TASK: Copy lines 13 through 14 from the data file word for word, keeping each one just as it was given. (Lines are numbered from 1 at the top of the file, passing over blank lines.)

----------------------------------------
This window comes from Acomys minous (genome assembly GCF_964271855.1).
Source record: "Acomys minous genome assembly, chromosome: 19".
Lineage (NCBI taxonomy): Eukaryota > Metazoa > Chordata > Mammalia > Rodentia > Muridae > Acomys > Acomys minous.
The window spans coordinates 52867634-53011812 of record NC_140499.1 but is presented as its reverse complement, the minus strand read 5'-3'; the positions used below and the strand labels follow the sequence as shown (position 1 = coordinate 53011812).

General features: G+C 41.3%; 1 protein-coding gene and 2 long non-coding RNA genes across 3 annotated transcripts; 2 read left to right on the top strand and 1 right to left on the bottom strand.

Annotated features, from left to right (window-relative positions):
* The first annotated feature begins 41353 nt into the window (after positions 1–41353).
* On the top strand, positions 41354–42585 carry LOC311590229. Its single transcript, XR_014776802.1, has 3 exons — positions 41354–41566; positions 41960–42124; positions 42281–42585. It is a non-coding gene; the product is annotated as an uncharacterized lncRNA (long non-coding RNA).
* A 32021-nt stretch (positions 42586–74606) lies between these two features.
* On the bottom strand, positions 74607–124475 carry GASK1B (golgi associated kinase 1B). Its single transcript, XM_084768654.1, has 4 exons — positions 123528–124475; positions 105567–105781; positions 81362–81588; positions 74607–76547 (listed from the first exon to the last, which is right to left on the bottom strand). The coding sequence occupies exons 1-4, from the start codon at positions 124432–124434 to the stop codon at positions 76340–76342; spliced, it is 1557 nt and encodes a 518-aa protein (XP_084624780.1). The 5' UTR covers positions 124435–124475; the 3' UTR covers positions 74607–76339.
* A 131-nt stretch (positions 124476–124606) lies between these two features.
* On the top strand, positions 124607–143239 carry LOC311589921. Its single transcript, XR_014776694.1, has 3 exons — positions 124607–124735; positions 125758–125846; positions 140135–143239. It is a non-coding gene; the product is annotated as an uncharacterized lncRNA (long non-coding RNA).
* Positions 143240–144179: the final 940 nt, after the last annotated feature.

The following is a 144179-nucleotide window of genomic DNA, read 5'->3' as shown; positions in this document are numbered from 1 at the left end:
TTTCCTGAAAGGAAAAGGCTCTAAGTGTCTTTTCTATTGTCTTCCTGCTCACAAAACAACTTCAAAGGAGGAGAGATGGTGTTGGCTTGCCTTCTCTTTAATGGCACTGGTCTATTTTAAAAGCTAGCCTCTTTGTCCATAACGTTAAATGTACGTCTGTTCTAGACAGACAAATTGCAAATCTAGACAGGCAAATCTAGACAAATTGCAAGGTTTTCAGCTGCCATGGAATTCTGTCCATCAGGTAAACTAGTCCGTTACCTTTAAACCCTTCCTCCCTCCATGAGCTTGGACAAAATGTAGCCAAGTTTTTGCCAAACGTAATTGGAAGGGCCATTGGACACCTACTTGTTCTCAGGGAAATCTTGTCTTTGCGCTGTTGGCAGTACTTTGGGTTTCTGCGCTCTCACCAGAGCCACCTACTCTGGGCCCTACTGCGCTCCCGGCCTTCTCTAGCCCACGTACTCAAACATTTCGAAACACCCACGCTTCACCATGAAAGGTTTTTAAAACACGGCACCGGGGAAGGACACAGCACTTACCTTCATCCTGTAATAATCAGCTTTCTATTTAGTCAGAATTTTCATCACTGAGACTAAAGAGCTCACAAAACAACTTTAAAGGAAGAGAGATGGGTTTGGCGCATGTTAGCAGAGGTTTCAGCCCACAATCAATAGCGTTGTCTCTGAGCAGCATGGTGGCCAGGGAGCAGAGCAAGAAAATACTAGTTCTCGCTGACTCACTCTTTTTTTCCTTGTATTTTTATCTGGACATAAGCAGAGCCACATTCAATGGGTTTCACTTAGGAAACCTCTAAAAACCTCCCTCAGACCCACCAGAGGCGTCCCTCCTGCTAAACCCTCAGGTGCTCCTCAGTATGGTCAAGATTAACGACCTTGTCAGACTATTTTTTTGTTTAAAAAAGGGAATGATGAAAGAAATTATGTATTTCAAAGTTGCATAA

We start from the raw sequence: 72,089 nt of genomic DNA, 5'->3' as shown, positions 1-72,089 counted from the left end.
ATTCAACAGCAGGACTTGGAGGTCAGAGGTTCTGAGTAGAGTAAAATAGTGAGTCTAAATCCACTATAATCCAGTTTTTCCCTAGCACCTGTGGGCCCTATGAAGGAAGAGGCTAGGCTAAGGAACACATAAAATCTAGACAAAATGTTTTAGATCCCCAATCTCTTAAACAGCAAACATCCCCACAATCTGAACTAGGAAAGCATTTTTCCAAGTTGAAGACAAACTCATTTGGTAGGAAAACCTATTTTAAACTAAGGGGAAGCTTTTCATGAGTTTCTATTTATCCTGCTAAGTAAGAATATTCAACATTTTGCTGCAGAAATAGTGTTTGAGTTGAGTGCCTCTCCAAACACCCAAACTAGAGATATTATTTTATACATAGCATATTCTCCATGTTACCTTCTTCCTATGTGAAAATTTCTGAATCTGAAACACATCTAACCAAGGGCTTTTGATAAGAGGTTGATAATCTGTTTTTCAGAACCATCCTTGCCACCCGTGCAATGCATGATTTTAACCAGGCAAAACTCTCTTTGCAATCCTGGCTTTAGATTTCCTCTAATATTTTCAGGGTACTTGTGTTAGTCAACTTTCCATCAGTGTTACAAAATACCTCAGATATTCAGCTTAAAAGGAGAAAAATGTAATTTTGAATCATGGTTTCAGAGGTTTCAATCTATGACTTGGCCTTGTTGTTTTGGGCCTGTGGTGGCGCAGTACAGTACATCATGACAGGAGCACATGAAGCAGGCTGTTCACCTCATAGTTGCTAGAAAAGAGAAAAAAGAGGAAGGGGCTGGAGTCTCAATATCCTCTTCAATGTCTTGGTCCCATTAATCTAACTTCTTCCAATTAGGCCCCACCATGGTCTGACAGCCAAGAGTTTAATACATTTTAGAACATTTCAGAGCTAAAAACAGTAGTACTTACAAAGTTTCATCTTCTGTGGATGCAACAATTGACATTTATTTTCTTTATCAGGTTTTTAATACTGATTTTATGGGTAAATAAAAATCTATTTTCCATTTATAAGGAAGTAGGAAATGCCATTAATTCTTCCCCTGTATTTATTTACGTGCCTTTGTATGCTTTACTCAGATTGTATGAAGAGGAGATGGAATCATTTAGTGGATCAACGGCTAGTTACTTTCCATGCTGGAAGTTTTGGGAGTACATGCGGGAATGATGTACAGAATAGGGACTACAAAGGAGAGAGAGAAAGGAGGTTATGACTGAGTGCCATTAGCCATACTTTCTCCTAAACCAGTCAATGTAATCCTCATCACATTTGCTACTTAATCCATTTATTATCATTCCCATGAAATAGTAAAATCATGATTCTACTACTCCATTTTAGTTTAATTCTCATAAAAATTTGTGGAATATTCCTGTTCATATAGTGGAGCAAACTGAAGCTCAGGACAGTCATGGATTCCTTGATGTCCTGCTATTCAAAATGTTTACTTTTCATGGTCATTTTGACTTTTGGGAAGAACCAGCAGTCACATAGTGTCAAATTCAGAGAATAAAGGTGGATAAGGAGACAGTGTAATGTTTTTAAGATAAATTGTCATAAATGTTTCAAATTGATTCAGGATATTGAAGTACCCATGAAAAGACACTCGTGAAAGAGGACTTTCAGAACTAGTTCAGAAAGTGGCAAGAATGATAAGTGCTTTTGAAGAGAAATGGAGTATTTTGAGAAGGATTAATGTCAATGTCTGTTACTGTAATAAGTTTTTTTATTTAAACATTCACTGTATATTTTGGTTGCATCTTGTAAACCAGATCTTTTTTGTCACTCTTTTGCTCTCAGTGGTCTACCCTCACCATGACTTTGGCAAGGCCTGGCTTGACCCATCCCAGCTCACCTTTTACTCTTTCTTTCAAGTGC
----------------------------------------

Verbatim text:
* Positions 143240–144179: the final 940 nt, after the last annotated feature.

The following is a 144179-nucleotide window of genomic DNA, read 5'->3' as shown; positions in this document are numbered from 1 at the left end: